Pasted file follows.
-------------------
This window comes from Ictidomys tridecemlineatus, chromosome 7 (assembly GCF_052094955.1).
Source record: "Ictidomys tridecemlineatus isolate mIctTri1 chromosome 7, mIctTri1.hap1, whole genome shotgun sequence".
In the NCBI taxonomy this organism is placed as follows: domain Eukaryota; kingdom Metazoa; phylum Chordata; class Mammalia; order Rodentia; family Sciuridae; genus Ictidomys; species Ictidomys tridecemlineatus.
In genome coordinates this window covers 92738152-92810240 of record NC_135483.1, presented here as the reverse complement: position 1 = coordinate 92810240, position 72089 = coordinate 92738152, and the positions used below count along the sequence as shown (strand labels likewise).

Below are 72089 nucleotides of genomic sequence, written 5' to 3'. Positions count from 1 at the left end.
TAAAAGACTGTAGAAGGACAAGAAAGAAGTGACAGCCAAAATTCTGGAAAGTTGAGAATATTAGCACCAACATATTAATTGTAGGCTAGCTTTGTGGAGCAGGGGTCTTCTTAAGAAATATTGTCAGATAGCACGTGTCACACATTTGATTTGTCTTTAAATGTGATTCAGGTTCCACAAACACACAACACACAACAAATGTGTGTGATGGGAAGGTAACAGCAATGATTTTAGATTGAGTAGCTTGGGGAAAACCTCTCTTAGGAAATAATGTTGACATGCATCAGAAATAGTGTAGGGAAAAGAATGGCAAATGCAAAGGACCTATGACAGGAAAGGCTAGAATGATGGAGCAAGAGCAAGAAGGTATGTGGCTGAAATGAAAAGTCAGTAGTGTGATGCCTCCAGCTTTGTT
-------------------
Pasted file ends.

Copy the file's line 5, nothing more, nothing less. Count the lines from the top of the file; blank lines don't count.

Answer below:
Below are 72089 nucleotides of genomic sequence, written 5' to 3'. Positions count from 1 at the left end.